quote:Originally posted by Carolynquote:And I'm not much like other people, you have proven me wrong in many places (yes, being proved wrong is good for me, lets me learn even more), but still realize, I'm just a teenager with an opinion.Steven - I sincerely apologise to you. I didn't mean to be so harsh, I was just trying to make a point. Nothing wrong with making mistakes as long as we learn from them. Saying that you are just a teenager implies that you aren't, for lack of a better word, valuable. You are valuable and your opinion matters, whether I agree with you or not. quote:My English teacher is an idiot to a major degree, and I have many people who will agree to that. But no I can have a normal discussion without being insulting. I do come off insulting because of how I feel about the ideas of God, religion, and science. Most people can't take something without getting offended. And I can much agree with you on the Florida School System, I have not fully lived this school system, but many others. I'm pretty sure as an American yourself, you are in the same damn basket of idiots as we're all in. This whole country is full of ignorance, and it drips with it. We know nothing about respect, and I've grown up never getting respect, so I barely give any respect back to anyone who asks for it.But as this is the internet, I have ALL rights to say what I want, and how I feel about something, wether I get nasty about it or not.This just made me laugh. I get the feeling you have a wonderful sense of humor, I just missed it. Sorry I didn't see it. I also live in Florida, and have one child in the FL school system, and one that's graduated and is off in college. It is a challenge making sure my kids don't get behind the 8 ball when it comes to an education in Florida. You mentioned that you went to school outside of Florida too? Have you had to take that awful FCAT yet? If so, I hope you did well. If not, good luck.Steven - I'm sorry you haven't been shown respect. I hope that changes for you very soon.quote:I'll mistreat the use of the internet, I'll abuse the hell out of it. For my own purpose. You and everyone else on this forum, I can give less care for. Your opinions (some great at that) don't matter to me. No one that I don't know that isn't close to me is just an itch on the arm to me. Forums of this such don't matter, you people don't matter. Yes, these forums do matter. I've learned alot here and have made some good friends. And although I've disagreed and argued with you, you should know that you and your opinion matter. Hope you stick around and check out some other topics.quote:Maybe this should be handled maturely, lets end this post with a sincere "Goodbye". We all have our opinions, and let it be at that, I don't believe in God, George is more intelligent than I am (maybe because of age and have learned more?), and Carolyn believes in God.Something we can agree on. George is more intelligent than most of us.Carolyn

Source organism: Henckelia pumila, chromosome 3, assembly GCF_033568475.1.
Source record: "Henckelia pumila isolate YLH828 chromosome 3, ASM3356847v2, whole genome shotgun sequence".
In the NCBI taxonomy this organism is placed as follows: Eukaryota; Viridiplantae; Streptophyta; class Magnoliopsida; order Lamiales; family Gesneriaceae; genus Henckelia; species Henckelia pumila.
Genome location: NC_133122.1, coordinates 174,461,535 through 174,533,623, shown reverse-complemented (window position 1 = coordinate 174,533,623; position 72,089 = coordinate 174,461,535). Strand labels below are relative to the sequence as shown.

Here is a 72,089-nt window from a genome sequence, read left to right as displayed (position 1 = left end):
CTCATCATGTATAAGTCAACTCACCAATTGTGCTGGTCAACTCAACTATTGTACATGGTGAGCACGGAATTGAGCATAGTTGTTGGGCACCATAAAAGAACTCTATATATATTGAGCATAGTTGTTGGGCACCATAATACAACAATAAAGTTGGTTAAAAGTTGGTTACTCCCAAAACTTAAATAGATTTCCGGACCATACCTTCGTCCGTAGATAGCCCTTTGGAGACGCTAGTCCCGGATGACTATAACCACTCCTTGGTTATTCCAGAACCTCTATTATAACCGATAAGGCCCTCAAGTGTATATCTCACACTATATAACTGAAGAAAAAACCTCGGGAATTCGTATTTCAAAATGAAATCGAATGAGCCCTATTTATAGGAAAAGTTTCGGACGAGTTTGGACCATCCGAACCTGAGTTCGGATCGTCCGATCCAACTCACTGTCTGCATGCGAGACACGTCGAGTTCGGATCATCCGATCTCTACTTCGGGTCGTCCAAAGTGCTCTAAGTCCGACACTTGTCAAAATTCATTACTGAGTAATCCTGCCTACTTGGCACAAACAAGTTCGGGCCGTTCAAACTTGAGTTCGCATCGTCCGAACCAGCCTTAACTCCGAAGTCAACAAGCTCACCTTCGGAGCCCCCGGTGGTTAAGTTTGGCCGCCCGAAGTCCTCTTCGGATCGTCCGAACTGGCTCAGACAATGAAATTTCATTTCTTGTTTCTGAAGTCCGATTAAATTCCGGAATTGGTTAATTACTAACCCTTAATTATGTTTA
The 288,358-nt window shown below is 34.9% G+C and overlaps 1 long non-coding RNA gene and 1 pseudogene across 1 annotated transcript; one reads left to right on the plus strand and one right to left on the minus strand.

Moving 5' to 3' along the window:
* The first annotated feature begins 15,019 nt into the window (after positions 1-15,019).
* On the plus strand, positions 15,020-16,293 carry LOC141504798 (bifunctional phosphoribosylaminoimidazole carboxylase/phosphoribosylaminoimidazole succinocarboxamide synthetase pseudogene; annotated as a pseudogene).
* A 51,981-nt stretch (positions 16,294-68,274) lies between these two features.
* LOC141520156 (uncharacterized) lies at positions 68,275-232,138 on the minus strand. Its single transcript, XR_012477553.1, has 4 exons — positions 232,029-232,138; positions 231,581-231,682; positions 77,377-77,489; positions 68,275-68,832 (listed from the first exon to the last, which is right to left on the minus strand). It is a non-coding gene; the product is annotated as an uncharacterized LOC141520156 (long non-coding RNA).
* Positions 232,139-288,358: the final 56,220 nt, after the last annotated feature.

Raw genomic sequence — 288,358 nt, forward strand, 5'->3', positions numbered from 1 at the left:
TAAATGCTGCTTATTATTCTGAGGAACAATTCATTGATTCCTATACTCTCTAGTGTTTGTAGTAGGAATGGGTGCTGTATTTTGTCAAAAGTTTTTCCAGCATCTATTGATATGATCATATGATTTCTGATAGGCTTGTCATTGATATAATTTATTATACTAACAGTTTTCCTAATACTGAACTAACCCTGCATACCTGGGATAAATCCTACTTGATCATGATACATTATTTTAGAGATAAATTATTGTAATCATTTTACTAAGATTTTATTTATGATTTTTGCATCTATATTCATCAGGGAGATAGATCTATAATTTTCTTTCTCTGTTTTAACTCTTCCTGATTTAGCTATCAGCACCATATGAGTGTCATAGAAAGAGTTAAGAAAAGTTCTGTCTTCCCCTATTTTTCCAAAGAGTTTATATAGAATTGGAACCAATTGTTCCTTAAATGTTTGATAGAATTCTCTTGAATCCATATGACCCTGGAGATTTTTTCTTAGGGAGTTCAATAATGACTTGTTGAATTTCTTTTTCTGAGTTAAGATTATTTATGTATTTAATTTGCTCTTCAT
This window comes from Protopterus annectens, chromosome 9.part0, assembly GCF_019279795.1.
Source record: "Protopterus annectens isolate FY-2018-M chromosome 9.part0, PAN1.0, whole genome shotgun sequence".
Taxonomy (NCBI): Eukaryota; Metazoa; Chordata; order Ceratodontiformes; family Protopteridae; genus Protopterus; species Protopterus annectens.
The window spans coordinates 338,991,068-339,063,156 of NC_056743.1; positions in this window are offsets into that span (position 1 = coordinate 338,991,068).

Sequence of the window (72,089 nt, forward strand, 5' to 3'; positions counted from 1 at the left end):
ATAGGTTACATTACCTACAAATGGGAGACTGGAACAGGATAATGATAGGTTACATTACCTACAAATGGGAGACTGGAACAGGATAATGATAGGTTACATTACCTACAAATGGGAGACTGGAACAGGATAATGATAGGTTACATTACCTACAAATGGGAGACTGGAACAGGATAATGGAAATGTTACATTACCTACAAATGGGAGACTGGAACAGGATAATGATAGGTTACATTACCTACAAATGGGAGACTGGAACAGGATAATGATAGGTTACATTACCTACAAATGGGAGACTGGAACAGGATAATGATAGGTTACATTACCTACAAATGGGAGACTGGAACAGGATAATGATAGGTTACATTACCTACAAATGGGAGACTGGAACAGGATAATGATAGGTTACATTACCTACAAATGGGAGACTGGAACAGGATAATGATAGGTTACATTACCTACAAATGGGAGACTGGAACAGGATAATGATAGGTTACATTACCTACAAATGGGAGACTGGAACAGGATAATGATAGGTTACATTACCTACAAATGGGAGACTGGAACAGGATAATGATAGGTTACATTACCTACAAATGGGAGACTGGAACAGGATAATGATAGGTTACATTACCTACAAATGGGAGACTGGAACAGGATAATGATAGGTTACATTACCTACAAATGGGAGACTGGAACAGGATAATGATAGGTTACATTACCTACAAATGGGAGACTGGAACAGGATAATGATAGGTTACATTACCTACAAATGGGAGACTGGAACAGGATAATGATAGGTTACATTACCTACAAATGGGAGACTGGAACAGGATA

quote:Originally posted by ROBERT The center is one of a small but growing number of practices around the country that tailor the care they provide to the religious beliefs of their doctorshttp://www.msnbc.msn.com/id/14576677/
quote:Originally posted by MjhavokSolipsism is metaphysical mumbo jumbo. If you take solipsisms into account then you can prove nothing.